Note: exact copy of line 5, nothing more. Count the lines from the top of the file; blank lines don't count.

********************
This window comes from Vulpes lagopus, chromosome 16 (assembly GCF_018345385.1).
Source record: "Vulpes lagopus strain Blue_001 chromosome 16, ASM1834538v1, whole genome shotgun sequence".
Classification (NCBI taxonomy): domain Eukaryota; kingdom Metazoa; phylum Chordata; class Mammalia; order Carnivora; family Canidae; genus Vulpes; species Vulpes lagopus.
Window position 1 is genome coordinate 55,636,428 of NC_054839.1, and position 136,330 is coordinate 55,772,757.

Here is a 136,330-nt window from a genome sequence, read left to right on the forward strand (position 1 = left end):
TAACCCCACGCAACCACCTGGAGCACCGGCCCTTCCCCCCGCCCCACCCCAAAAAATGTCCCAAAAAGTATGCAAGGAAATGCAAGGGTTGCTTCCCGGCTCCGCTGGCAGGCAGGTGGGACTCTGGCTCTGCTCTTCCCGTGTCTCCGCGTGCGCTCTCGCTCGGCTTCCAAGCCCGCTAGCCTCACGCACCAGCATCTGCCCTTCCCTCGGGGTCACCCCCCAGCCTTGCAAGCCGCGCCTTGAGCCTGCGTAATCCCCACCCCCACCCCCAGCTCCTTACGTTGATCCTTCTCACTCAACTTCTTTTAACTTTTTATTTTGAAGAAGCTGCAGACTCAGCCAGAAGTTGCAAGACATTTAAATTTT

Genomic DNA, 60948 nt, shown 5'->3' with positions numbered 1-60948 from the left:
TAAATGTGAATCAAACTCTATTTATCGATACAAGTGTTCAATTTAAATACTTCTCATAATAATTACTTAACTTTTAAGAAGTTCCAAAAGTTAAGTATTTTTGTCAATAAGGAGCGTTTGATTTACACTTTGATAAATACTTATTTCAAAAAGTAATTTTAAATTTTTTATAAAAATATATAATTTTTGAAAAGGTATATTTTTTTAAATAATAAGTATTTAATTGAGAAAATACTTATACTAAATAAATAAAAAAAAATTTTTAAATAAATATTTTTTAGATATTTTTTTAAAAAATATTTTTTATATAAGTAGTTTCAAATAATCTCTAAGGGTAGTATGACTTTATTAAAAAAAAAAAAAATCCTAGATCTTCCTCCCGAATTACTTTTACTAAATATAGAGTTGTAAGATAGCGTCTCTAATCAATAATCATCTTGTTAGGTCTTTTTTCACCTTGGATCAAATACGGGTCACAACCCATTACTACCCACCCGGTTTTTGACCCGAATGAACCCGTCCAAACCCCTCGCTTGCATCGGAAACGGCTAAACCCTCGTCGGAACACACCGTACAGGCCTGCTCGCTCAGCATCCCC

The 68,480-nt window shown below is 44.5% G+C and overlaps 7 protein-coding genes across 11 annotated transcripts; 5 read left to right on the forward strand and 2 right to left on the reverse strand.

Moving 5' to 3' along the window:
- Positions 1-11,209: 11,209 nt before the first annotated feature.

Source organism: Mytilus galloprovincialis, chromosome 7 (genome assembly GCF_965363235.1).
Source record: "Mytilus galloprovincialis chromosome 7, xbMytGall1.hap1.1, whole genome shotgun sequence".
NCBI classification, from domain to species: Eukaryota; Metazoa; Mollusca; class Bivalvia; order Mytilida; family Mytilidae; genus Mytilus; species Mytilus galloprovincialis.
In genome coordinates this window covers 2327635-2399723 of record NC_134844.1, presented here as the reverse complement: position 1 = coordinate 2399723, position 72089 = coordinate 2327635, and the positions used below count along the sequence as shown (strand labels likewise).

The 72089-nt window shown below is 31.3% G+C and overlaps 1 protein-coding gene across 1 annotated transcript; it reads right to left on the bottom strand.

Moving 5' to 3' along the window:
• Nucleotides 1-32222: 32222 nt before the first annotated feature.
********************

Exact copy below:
Here is a 136,330-nt window from a genome sequence, read left to right on the forward strand (position 1 = left end):